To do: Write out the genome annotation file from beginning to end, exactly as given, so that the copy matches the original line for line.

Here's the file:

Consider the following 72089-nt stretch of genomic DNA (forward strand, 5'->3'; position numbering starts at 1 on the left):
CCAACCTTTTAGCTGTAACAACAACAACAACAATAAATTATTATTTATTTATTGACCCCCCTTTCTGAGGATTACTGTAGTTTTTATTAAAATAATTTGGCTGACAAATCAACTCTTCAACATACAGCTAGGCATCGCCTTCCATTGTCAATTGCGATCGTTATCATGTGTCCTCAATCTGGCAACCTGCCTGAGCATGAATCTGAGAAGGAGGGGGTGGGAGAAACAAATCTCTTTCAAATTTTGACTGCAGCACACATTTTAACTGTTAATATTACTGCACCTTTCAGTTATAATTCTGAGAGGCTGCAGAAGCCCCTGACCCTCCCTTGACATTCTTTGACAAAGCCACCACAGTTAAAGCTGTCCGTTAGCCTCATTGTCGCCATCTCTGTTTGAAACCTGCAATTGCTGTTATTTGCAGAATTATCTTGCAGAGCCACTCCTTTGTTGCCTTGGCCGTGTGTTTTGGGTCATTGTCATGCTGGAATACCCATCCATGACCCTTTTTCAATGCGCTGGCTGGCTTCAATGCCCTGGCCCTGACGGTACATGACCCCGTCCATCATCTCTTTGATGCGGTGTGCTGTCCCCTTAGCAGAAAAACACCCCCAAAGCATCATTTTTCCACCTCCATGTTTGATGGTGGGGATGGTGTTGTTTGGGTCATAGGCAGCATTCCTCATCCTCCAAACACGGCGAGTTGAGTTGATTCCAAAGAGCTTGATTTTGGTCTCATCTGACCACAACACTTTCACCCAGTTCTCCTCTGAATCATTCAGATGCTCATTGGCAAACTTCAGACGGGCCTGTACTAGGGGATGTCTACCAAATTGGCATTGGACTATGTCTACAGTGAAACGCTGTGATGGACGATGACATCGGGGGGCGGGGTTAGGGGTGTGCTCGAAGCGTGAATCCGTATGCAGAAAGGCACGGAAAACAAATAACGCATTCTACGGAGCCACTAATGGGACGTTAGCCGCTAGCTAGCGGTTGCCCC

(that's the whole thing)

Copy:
Consider the following 72089-nt stretch of genomic DNA (forward strand, 5'->3'; position numbering starts at 1 on the left):
CCAACCTTTTAGCTGTAACAACAACAACAACAATAAATTATTATTTATTTATTGACCCCCCTTTCTGAGGATTACTGTAGTTTTTATTAAAATAATTTGGCTGACAAATCAACTCTTCAACATACAGCTAGGCATCGCCTTCCATTGTCAATTGCGATCGTTATCATGTGTCCTCAATCTGGCAACCTGCCTGAGCATGAATCTGAGAAGGAGGGGGTGGGAGAAACAAATCTCTTTCAAATTTTGACTGCAGCACACATTTTAACTGTTAATATTACTGCACCTTTCAGTTATAATTCTGAGAGGCTGCAGAAGCCCCTGACCCTCCCTTGACATTCTTTGACAAAGCCACCACAGTTAAAGCTGTCCGTTAGCCTCATTGTCGCCATCTCTGTTTGAAACCTGCAATTGCTGTTATTTGCAGAATTATCTTGCAGAGCCACTCCTTTGTTGCCTTGGCCGTGTGTTTTGGGTCATTGTCATGCTGGAATACCCATCCATGACCCTTTTTCAATGCGCTGGCTGGCTTCAATGCCCTGGCCCTGACGGTACATGACCCCGTCCATCATCTCTTTGATGCGGTGTGCTGTCCCCTTAGCAGAAAAACACCCCCAAAGCATCATTTTTCCACCTCCATGTTTGATGGTGGGGATGGTGTTGTTTGGGTCATAGGCAGCATTCCTCATCCTCCAAACACGGCGAGTTGAGTTGATTCCAAAGAGCTTGATTTTGGTCTCATCTGACCACAACACTTTCACCCAGTTCTCCTCTGAATCATTCAGATGCTCATTGGCAAACTTCAGACGGGCCTGTACTAGGGGATGTCTACCAAATTGGCATTGGACTATGTCTACAGTGAAACGCTGTGATGGACGATGACATCGGGGGGCGGGGTTAGGGGTGTGCTCGAAGCGTGAATCCGTATGCAGAAAGGCACGGAAAACAAATAACGCATTCTACGGAGCCACTAATGGGACGTTAGCCGCTAGCTAGCGGTTGCCCC